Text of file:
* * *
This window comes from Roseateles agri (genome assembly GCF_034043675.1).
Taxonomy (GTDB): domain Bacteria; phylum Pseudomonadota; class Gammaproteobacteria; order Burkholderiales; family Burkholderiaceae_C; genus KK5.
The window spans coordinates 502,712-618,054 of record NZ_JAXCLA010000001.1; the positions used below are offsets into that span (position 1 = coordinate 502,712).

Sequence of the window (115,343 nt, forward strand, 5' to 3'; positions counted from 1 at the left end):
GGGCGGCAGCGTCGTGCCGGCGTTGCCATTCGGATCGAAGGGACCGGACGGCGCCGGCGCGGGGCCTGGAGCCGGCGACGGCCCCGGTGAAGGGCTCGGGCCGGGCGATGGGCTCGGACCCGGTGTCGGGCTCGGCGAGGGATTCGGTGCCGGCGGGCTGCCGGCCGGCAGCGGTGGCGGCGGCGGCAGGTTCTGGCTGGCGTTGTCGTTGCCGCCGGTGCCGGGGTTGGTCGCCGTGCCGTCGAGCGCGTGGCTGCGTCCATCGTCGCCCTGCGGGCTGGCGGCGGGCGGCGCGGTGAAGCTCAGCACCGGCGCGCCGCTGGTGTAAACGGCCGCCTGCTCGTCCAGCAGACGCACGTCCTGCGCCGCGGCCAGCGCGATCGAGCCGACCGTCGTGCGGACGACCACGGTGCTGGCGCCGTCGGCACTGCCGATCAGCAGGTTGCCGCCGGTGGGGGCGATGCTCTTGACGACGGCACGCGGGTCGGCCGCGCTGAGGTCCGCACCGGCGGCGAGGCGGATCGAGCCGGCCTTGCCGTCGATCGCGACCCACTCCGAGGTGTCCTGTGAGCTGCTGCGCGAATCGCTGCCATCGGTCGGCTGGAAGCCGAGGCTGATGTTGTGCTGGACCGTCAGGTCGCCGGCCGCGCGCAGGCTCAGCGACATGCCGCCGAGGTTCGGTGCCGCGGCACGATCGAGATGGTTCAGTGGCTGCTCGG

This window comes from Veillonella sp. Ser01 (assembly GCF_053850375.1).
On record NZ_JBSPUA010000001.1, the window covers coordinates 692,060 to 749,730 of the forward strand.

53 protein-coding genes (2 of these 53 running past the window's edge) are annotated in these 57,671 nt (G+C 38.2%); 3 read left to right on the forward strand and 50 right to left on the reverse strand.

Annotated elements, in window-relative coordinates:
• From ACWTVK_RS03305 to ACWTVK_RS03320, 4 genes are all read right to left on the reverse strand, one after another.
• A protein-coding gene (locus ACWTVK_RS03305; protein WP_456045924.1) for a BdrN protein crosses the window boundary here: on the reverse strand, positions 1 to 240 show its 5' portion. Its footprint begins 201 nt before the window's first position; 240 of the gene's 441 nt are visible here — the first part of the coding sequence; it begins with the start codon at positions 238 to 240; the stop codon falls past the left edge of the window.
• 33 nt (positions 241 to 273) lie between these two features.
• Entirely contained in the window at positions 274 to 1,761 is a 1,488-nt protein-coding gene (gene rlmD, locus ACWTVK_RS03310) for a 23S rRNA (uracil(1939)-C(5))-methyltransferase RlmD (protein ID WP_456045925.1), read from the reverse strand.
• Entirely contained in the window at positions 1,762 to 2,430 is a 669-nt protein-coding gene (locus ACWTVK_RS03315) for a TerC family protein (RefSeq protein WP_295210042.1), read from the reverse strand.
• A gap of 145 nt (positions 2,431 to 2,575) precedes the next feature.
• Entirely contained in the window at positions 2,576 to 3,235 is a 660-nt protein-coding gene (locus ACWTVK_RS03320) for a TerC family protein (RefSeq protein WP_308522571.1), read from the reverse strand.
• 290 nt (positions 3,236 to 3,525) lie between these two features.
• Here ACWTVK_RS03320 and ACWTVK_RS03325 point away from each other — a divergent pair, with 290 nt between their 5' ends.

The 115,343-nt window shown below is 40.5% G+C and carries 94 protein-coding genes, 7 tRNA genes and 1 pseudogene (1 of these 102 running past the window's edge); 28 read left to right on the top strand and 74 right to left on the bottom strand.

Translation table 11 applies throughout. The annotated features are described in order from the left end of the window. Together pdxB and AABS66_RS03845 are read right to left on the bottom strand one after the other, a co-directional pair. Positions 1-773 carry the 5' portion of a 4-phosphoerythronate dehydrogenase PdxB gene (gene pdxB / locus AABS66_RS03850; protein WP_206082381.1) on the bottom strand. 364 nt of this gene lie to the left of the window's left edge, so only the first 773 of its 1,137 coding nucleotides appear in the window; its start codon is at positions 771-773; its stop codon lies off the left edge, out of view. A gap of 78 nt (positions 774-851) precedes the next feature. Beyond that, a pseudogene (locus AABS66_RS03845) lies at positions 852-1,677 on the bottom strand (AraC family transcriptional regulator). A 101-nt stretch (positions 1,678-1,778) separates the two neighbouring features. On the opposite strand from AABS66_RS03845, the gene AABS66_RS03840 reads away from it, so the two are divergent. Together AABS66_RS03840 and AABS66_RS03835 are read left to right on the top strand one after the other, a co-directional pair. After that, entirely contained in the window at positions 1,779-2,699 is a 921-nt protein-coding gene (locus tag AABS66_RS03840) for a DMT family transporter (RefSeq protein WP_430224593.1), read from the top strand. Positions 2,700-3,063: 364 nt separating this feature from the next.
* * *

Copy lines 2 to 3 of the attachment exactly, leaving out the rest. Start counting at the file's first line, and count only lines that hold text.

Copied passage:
Taxonomy (GTDB): domain Bacteria; phylum Pseudomonadota; class Gammaproteobacteria; order Burkholderiales; family Burkholderiaceae_C; genus KK5.
The window spans coordinates 502,712-618,054 of record NZ_JAXCLA010000001.1; the positions used below are offsets into that span (position 1 = coordinate 502,712).